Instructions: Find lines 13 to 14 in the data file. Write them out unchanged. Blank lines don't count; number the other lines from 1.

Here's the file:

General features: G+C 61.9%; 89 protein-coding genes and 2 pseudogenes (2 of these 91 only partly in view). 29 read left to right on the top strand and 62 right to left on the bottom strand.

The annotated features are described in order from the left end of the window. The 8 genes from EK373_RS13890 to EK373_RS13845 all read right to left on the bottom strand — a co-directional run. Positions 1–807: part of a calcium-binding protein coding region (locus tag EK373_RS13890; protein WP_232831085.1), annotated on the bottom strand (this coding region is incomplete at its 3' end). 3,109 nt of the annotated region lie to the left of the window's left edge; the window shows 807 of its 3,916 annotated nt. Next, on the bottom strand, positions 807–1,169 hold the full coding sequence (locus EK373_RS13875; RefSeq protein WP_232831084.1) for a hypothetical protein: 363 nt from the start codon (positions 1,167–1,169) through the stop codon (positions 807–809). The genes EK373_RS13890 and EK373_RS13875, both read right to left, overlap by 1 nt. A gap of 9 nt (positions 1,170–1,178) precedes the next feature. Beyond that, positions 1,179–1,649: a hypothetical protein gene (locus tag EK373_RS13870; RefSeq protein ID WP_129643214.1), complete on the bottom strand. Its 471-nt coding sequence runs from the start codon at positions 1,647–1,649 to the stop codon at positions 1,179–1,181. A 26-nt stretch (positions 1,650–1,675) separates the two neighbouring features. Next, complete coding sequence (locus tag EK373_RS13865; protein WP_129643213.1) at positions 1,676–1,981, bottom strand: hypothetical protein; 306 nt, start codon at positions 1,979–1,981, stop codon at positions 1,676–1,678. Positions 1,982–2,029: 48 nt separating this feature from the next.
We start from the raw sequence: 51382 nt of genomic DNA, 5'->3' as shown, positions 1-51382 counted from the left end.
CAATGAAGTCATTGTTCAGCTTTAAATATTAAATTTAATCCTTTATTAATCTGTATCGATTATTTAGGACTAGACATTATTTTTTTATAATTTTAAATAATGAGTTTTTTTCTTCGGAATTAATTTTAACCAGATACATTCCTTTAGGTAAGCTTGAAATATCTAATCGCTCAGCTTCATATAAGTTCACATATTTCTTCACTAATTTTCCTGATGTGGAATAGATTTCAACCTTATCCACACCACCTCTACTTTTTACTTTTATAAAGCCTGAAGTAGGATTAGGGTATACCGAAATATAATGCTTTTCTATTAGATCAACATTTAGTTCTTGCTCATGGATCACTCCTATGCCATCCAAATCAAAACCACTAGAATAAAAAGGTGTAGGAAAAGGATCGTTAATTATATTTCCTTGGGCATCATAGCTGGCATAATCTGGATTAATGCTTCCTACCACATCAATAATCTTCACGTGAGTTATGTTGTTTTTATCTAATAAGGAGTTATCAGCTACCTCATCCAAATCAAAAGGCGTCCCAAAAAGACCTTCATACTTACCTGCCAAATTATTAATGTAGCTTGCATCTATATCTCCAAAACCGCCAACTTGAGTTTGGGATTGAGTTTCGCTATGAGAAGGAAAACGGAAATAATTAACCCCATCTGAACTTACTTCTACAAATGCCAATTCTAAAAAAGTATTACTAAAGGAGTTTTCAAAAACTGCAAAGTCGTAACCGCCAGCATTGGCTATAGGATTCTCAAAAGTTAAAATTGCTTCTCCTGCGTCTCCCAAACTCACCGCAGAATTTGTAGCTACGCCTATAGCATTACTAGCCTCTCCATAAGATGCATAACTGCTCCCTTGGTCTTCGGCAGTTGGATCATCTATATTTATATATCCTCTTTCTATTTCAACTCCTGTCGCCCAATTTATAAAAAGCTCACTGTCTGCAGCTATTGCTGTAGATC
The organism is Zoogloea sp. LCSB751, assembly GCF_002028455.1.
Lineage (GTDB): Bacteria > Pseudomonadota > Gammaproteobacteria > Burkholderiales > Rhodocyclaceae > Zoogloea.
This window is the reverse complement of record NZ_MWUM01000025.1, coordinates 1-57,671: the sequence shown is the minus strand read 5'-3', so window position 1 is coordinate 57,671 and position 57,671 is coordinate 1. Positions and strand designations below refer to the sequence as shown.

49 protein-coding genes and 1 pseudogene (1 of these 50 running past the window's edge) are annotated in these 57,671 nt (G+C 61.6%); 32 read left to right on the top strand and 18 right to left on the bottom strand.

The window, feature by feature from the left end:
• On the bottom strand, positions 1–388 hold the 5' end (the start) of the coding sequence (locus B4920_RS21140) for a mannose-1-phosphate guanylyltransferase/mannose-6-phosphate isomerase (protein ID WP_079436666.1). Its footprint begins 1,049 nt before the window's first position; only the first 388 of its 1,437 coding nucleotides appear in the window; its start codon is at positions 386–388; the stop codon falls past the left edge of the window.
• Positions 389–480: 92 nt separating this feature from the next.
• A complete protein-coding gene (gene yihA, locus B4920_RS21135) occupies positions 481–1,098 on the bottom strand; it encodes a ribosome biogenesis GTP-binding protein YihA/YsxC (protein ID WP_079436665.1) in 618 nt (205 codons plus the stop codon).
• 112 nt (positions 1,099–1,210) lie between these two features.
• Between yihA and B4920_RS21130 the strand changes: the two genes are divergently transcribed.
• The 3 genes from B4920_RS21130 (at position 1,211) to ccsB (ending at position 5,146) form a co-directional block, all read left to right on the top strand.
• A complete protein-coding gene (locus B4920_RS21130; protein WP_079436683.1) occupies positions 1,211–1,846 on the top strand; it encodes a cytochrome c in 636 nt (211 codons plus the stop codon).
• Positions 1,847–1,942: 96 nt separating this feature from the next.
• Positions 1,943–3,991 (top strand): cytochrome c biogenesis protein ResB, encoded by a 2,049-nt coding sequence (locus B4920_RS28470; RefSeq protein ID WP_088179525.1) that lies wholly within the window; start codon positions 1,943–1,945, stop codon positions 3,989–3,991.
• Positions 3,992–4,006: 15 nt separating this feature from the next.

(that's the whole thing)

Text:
• 112 nt (positions 1,099–1,210) lie between these two features.
• Between yihA and B4920_RS21130 the strand changes: the two genes are divergently transcribed.